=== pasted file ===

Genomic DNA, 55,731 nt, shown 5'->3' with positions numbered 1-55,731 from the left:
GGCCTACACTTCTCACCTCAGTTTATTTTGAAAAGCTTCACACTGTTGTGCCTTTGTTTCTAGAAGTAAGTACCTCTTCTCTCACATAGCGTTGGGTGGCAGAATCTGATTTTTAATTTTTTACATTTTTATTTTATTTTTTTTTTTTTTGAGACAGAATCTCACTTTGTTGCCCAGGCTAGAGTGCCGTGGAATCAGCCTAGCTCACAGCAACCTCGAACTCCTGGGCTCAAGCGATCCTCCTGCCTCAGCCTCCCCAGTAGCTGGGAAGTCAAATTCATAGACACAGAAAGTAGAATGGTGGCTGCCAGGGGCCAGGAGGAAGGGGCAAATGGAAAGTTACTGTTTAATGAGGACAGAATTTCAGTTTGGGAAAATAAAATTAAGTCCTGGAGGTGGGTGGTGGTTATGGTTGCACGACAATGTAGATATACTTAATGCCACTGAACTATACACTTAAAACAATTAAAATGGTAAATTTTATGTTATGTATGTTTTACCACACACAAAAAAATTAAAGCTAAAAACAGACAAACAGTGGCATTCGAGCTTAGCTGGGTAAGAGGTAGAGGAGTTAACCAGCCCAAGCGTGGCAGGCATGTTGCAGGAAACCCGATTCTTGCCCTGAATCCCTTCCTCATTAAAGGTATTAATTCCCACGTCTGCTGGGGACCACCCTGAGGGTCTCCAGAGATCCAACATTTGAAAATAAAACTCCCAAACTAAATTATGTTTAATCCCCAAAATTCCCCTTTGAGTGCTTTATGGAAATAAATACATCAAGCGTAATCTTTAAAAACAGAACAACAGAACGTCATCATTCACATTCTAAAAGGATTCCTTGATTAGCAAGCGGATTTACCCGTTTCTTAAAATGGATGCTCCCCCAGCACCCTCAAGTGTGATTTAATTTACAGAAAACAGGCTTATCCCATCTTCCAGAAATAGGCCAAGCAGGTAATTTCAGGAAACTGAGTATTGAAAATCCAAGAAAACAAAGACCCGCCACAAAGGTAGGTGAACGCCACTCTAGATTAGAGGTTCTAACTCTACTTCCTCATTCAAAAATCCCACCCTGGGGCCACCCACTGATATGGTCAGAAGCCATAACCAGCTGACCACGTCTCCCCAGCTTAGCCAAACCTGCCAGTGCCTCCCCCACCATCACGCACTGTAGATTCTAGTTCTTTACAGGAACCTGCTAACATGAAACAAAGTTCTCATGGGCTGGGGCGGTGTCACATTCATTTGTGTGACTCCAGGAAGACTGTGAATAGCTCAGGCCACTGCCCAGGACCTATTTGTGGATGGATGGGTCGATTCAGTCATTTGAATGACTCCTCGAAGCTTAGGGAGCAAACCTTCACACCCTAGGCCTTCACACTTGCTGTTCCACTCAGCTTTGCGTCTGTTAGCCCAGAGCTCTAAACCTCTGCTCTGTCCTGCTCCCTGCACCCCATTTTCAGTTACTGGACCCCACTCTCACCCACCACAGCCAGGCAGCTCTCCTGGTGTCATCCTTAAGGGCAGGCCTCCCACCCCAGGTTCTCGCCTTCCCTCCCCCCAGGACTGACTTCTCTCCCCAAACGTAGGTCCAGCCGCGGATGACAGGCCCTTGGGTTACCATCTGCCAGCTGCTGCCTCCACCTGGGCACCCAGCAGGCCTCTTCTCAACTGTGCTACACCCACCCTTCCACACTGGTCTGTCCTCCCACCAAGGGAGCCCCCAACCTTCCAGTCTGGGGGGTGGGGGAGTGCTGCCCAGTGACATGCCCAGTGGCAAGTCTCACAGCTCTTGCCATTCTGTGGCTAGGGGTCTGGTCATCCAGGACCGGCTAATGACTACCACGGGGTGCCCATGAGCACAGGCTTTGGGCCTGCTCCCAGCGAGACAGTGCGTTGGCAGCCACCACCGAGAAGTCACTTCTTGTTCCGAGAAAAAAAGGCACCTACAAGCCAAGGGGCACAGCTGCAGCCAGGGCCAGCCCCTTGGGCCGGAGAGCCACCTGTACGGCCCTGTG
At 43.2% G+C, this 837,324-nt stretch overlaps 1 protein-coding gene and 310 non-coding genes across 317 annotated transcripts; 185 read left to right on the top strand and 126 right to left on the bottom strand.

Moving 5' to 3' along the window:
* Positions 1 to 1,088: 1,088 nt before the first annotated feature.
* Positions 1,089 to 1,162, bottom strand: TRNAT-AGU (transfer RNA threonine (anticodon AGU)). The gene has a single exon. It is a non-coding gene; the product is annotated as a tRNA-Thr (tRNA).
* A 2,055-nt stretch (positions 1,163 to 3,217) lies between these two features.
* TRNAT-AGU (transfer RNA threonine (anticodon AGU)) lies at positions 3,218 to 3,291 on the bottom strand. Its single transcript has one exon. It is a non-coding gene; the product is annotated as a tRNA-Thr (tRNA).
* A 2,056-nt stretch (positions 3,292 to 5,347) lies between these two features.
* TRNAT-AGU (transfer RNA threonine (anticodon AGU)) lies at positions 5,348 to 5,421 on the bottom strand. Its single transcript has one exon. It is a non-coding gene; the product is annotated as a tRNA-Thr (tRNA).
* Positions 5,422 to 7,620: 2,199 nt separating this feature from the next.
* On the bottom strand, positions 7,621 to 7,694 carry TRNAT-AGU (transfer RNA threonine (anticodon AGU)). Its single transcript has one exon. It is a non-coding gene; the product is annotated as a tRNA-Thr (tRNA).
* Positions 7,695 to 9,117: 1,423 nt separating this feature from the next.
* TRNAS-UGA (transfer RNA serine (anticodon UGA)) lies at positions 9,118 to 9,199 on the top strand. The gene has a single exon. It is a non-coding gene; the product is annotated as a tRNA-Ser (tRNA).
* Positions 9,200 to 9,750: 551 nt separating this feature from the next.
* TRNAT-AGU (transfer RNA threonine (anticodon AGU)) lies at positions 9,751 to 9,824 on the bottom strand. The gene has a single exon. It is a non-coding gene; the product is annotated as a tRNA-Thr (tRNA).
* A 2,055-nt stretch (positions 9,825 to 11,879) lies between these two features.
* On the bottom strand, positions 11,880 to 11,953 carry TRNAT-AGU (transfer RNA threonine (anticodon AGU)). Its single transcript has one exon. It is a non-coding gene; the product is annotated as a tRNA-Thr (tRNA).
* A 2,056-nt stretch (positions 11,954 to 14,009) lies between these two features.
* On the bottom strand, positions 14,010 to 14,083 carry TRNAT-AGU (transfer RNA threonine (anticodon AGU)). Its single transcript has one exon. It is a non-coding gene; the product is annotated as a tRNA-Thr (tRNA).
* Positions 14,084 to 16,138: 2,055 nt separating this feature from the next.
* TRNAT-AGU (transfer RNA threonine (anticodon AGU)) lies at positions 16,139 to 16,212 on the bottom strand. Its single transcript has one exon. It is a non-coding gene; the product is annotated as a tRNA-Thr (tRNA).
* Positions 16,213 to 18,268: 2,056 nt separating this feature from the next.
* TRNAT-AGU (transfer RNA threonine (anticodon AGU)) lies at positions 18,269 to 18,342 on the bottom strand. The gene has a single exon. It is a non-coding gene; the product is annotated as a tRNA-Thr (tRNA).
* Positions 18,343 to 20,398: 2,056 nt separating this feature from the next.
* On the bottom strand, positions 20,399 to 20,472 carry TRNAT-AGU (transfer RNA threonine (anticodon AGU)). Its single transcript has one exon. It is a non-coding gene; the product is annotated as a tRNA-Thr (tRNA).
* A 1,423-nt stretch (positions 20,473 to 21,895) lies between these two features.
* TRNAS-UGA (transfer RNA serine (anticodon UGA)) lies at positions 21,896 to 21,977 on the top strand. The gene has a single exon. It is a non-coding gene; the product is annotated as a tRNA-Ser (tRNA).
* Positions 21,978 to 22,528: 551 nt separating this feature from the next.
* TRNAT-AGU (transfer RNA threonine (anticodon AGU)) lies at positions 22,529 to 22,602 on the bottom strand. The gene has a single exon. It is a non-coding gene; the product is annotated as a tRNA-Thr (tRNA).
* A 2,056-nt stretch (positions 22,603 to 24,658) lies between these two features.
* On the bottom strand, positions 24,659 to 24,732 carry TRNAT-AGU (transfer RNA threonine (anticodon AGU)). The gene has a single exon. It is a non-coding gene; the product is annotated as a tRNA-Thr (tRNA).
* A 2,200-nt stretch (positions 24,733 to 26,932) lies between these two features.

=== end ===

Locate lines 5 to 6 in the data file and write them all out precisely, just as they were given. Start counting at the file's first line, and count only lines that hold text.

* Positions 1 to 1,088: 1,088 nt before the first annotated feature.
* Positions 1,089 to 1,162, bottom strand: TRNAT-AGU (transfer RNA threonine (anticodon AGU)). The gene has a single exon. It is a non-coding gene; the product is annotated as a tRNA-Thr (tRNA).